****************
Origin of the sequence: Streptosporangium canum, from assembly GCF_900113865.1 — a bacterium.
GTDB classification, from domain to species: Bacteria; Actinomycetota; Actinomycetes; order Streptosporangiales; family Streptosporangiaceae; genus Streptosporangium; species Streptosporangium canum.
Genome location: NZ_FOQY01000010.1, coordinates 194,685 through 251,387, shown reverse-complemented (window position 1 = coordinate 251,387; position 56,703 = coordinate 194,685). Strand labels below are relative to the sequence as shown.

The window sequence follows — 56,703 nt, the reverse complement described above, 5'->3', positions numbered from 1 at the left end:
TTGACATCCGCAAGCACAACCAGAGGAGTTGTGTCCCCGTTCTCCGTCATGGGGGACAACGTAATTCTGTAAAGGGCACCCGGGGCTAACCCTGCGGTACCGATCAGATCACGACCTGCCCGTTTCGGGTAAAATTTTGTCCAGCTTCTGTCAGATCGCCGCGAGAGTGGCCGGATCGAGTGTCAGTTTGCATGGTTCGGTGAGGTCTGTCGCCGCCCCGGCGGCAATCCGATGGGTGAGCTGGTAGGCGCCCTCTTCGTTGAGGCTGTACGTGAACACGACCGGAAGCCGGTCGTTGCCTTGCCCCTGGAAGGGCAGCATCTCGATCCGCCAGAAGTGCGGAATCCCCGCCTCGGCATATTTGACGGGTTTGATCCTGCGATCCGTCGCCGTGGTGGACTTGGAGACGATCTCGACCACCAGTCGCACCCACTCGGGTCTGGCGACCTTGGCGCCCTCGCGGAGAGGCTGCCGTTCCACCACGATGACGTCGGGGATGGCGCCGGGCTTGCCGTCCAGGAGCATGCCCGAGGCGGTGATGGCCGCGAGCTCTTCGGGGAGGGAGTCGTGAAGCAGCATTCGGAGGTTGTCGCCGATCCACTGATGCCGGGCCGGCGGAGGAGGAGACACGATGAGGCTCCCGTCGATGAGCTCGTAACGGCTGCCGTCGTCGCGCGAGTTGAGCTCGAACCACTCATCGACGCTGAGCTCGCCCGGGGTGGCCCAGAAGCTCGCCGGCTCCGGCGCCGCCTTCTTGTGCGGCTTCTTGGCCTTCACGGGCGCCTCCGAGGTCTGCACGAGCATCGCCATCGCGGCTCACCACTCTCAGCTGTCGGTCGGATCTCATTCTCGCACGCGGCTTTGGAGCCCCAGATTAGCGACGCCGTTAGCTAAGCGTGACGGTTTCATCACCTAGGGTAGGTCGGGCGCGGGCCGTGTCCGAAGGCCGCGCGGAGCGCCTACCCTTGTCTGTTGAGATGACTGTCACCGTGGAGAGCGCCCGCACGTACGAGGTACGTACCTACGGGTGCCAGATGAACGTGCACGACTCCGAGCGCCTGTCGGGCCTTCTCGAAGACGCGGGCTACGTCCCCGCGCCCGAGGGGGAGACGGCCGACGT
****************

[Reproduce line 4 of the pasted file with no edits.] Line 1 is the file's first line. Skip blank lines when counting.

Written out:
The window sequence follows — 56,703 nt, the reverse complement described above, 5'->3', positions numbered from 1 at the left end: